Moorland fires have a devastating effect on wildlife

Moorland fires have a devastating effect on wildlife

Bosses in a national park that has been hit by six moorland blazes recently have pleaded with the public to take extra care not to start fires.

The Peak District National Park Authority is putting up signs across the area to remind walkers and outdoor enthusiasts about the risk of fire.

A spokesperson for the authority said: “Moorland fires are especially tragic at this time of year when ground-nesting birds are rearing young, and other creatures, including lambs, can be caught in the flames.

“They are not only costly; they cause long-term damage to the fight against climate change as carbon locked up in the peat is released into the atmosphere.”

Firefighters and national park rangers have recently tackled fires at Dovestones near Oldham, Marsden Moor, Ramshaw Rocks near Warslow, Walker Edge near Broomhead reservoir, Moscar Moor near Ladybower and Reaps Moor near Warslow.

The spokesperson added: “People visiting the moors are asked never to light barbecues or campfires anywhere near them, nor to drop cigarette ends or leave glass behind. Car users are asked not to throw cigarette ends out of car windows.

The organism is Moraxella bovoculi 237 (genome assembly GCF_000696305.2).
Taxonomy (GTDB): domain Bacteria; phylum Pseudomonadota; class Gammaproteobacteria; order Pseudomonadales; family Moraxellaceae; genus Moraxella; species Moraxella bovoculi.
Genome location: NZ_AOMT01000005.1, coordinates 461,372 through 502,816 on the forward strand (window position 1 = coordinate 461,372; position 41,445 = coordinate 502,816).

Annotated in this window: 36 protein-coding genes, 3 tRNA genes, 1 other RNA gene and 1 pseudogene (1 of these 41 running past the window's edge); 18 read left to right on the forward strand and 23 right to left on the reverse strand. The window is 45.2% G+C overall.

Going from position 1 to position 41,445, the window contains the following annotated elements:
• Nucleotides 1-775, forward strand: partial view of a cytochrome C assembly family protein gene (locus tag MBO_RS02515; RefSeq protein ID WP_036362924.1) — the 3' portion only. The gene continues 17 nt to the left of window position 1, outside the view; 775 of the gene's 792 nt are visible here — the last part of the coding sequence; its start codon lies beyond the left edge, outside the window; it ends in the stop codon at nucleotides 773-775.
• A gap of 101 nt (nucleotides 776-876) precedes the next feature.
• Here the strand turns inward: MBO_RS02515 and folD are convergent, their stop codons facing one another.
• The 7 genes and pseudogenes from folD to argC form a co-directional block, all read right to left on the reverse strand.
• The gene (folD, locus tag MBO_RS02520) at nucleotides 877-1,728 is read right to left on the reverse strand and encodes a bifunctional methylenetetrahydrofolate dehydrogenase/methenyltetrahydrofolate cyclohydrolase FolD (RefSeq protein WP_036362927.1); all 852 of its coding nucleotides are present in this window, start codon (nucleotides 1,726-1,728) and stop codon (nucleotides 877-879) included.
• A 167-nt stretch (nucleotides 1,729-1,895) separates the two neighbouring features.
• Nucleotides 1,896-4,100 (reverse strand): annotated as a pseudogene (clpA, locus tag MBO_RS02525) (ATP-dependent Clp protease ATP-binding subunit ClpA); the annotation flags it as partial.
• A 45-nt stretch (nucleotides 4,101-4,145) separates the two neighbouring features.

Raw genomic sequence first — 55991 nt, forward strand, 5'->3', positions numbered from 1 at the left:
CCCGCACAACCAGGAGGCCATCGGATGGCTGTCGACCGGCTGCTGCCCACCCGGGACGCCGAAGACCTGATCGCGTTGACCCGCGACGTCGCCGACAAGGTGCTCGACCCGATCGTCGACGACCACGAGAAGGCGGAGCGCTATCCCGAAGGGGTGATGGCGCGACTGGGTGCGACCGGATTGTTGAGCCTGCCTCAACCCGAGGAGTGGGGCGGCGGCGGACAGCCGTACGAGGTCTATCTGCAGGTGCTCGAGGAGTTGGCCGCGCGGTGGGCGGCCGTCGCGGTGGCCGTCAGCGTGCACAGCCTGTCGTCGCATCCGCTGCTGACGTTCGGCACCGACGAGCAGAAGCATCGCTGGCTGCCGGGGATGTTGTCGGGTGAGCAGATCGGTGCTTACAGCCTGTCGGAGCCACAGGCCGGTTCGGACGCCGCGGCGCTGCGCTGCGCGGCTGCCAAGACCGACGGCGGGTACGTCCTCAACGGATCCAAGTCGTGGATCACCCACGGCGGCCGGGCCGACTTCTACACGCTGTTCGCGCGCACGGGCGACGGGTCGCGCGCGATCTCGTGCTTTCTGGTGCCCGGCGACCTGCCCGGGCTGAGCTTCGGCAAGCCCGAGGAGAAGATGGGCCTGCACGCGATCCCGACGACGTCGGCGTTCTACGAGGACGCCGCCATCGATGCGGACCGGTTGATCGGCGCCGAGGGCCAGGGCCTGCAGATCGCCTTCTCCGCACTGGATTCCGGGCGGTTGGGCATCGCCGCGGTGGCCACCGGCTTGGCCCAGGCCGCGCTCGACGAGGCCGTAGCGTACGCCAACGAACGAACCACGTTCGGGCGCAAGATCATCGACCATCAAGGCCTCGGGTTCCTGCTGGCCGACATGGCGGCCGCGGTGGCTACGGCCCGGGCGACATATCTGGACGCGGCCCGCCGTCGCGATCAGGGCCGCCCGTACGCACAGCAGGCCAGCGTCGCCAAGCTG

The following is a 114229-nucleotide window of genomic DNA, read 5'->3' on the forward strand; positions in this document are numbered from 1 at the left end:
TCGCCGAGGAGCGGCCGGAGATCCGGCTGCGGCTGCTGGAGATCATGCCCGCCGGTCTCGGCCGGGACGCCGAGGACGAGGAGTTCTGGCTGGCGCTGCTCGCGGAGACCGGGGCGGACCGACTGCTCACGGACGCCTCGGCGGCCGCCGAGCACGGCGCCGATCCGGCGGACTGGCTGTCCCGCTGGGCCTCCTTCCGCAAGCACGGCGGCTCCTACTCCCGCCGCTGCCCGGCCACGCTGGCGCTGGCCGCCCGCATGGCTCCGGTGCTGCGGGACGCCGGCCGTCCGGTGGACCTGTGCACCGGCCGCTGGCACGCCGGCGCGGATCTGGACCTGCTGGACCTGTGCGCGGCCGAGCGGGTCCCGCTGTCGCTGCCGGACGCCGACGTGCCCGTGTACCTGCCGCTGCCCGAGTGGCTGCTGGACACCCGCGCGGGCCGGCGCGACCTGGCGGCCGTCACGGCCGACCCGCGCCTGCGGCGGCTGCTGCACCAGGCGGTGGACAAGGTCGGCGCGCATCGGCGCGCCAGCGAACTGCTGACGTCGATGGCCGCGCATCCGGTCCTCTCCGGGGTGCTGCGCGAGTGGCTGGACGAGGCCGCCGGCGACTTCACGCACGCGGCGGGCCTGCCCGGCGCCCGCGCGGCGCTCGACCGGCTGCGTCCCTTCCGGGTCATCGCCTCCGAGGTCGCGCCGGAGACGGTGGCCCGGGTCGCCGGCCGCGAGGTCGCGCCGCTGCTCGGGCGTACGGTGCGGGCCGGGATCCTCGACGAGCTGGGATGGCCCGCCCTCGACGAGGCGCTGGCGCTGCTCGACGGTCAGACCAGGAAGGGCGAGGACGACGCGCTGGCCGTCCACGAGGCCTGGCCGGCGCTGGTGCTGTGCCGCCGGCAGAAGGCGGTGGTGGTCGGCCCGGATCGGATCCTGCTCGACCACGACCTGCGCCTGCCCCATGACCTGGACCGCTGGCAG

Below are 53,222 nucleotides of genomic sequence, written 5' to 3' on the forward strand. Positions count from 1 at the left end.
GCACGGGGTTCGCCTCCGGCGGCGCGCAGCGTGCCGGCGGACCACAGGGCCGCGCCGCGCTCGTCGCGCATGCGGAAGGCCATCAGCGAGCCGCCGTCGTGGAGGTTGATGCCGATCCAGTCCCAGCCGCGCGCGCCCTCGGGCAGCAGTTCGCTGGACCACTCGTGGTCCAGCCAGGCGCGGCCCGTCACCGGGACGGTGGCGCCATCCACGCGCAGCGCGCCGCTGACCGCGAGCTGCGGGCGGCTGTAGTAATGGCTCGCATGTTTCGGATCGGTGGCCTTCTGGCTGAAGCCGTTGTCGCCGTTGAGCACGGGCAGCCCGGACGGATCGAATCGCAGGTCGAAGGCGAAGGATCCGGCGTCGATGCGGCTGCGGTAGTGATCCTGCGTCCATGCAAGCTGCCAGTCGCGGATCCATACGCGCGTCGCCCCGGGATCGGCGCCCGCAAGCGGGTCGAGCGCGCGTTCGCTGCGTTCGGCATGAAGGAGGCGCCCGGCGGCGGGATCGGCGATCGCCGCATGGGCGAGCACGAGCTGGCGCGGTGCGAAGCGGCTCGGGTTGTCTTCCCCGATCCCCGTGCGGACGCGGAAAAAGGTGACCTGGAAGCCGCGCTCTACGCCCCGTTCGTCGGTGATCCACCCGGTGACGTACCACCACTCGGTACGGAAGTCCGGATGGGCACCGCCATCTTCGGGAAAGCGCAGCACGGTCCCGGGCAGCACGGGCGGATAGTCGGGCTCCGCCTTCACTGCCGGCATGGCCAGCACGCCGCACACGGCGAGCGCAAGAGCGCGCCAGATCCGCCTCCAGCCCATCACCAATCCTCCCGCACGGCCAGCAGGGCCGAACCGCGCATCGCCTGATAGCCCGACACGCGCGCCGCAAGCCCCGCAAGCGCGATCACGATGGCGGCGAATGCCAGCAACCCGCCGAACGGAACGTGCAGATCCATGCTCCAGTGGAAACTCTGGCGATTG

“Most fires are caused by human carelessness, but in some cases it is suspected that fires are set deliberately.”

Peak District national park head of field services Sean Prendergast said: “It is glorious weather for walking on the moors, but we’re asking people to be especially careful at this time of high fire risk.

“These are not empty places; they’re areas of international importance for their wildlife and plants, and they absorb and store carbon which helps tackle global warming.

Warning signs are being placed across the Peak District

Warning signs are being placed across the Peak District

“Moorland fires undo many years of hard work in managing these rare environments. If people see anyone acting suspiciously on the moors we ask them to report it to the police immediately.”

Fire warning signs have been erected by the national park authority, landowners including the National Trust and United Utilities, and gamekeepers responsible for the moors.

Rangers carry out extra fire patrols during dry weather, and the Peak District Fires Operations Group, which involves six fire and rescue services along with the national park authority, is on standby to tackle any blaze in a remote area.

The fire severity index is forecast to rise to level four on Good Friday, one stage below the point at which Countryside and Rights of Way Act open access land is automatically closed. Public footpaths and bridleways remain open even if the exceptional level five triggers an access land closure.

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